Besides, the major difference is dependency. I can write a book, put it in my cellar, and my great-grandchildren will be able to read it. Perhaps they will as well when I make a digital copy, but most certainly not without help. The data needs to be constantly maintained, the hardware needs to be constantly maintained. People need to actively work on keeping things backwards compatible. Etc, etc. To keep digital data for long periods of time, you are highly dependent on other people. Millions of them.
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Re: Buh Bye, Encyclopedia Britannica

Postby Zamfir » Sun Mar 18, 2012 3:00 pm UTC

Diadem wrote:We know books can survive a complete collapse of civilization. We know this because they have. We know they can survive world wars, global pandemics, and other disasters. We have no idea how digital storage would fare under such circumstances. It hasn't been tested. Given this, claiming cloud storage is safer strikes me as slightly absurd.

I'd say this is only true for very moderate values of surviving. History has may examples of books that we know or suspect were written, but of which no copy exists anymore. And presumably many, many other books and written sources are lost without even a reference.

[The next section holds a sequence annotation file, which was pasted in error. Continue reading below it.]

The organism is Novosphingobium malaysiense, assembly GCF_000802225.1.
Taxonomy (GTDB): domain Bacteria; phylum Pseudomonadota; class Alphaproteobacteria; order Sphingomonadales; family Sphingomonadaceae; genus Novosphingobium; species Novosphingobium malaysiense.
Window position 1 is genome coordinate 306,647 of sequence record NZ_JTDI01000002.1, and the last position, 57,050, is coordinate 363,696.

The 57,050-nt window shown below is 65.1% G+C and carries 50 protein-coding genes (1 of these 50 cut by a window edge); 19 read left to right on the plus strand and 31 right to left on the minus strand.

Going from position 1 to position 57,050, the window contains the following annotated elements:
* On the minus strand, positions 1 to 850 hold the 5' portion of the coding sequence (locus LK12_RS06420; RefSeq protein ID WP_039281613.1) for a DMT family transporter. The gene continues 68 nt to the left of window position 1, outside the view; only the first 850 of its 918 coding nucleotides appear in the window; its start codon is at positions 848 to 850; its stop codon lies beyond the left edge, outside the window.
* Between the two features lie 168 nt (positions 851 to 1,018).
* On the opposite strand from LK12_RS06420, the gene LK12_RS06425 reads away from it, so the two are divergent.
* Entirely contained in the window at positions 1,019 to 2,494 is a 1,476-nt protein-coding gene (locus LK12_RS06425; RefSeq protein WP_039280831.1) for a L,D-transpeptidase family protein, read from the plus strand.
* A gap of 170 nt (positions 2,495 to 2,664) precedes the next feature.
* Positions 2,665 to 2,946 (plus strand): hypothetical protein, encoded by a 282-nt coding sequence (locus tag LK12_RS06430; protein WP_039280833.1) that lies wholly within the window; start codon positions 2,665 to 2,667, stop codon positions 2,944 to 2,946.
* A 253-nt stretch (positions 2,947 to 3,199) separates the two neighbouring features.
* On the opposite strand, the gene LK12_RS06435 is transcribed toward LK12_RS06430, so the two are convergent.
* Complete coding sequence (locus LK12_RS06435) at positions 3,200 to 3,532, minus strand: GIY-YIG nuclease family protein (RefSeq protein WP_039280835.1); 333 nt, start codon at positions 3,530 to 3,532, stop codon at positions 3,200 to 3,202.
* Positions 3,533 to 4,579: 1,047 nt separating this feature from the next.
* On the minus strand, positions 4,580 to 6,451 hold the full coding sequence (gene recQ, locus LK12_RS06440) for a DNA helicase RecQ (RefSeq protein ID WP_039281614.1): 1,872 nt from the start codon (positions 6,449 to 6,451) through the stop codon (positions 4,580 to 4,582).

So while books have some track record, it's not a stellar record. If we knew that (say) 95% of all written books in the year 1000 or even 1800 still had a copy around, I would agree that books have been tested and clearly passed the test. As it is, I'd say they have been tested and found not entirely failing.

There's another aspect here: the typical objects that we call a 'book' nowadays are not the same kind of objects that we know to survive for centuries. The paper and ink of most printed books are not particular well-suited for long-term storage. And that is often the only shape in which a modern book exists, apart from its digital copies. On top of that, such books can only be effectively multiplied through electronic means. There are too many books and they are too thick to rely on hand-copying or hand-set printing.

So if for any reason people stop preserving modern books for a few centuries, odds are that most books from the 20th century will be lost. Ironically, the long-term preservation of modern physical books depends on things like climate control and photocopying. Nearly the same electric infrastructure as the internet and hard disks.
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Re: Buh Bye, Encyclopedia Britannica

Postby Angua » Sun Mar 18, 2012 3:17 pm UTC

I think the Bodleian Library in Oxford gets a first edition print of any book printed in the UK, and preserves them accordingly (in a saltmine somewhere I think). I wouldn't be surprised if other countries had similar schemes to make sure that at least one copy of most books printed these days is kept safe).
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Re: Buh Bye, Encyclopedia Britannica

Postby KnightExemplar » Sun Mar 18, 2012 3:42 pm UTC